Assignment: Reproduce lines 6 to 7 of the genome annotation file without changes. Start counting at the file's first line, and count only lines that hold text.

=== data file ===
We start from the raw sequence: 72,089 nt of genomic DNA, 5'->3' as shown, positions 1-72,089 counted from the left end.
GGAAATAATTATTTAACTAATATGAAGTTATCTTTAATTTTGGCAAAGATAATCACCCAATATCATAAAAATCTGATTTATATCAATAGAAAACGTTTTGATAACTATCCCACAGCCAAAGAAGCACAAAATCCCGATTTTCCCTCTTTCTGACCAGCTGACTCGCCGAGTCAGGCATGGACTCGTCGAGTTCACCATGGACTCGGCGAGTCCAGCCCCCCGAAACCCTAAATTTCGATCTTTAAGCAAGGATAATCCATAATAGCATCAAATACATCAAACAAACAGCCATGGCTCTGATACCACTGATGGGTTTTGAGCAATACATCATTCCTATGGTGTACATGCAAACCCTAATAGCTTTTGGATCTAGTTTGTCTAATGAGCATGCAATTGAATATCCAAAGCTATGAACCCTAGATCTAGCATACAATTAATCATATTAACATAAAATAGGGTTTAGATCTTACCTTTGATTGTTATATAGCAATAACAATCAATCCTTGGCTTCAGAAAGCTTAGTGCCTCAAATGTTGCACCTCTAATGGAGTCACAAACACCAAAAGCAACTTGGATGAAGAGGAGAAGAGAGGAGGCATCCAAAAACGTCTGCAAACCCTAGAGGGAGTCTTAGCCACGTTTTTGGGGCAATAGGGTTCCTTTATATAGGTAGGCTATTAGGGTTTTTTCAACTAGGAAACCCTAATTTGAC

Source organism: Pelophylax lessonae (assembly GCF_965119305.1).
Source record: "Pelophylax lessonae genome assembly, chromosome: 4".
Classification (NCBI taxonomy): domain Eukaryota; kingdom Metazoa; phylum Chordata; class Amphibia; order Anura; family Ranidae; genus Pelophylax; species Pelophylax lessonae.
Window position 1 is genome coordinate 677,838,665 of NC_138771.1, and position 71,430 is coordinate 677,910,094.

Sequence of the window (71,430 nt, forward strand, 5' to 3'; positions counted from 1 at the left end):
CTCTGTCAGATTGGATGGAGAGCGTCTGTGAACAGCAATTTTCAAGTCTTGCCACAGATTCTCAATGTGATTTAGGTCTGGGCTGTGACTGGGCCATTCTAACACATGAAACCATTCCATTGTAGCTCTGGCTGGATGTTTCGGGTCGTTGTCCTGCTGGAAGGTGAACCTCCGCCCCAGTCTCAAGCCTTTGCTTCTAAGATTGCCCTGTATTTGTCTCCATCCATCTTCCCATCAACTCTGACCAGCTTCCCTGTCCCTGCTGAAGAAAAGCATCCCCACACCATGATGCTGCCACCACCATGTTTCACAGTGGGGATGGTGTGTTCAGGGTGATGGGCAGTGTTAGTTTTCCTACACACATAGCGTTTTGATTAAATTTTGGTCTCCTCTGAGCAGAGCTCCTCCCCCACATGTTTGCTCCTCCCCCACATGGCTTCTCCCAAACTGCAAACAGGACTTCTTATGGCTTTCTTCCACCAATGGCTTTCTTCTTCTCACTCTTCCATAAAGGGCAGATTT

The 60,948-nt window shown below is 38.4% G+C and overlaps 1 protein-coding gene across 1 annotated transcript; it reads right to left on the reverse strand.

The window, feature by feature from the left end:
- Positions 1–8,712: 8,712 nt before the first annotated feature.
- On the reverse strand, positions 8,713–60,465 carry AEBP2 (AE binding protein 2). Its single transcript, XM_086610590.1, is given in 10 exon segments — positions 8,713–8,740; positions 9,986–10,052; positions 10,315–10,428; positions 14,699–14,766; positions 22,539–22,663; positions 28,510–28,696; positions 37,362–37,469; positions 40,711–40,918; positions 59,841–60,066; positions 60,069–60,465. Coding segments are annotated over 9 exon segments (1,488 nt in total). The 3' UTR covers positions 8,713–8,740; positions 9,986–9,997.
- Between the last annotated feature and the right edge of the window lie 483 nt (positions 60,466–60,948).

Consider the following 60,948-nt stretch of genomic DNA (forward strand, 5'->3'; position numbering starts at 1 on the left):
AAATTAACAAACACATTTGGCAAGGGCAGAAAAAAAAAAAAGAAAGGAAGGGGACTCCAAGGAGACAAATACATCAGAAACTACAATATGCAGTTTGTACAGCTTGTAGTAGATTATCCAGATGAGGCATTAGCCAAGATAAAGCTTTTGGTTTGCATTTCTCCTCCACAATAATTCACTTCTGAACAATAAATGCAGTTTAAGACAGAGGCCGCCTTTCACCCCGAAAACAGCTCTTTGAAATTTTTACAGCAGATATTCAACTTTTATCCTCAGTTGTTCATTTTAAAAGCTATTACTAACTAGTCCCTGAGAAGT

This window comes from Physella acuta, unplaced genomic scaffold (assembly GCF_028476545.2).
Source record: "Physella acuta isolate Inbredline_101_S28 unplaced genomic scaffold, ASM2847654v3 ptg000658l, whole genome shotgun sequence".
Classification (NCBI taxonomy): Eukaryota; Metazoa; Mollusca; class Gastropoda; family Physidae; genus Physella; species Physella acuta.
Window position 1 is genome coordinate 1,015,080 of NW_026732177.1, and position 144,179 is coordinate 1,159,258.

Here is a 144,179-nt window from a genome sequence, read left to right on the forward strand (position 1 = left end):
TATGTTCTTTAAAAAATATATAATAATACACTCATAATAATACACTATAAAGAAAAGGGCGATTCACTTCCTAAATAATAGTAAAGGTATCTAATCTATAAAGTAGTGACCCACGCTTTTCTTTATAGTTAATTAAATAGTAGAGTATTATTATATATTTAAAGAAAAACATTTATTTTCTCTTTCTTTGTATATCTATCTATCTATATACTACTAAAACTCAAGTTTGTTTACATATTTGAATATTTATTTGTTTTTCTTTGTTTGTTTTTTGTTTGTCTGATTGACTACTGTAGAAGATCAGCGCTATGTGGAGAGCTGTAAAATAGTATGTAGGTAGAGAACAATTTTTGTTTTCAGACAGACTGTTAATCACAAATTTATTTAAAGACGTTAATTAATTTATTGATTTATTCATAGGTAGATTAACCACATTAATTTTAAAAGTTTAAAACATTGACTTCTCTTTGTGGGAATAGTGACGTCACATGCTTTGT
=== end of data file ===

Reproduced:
Window position 1 is genome coordinate 677,838,665 of NC_138771.1, and position 71,430 is coordinate 677,910,094.

Sequence of the window (71,430 nt, forward strand, 5' to 3'; positions counted from 1 at the left end):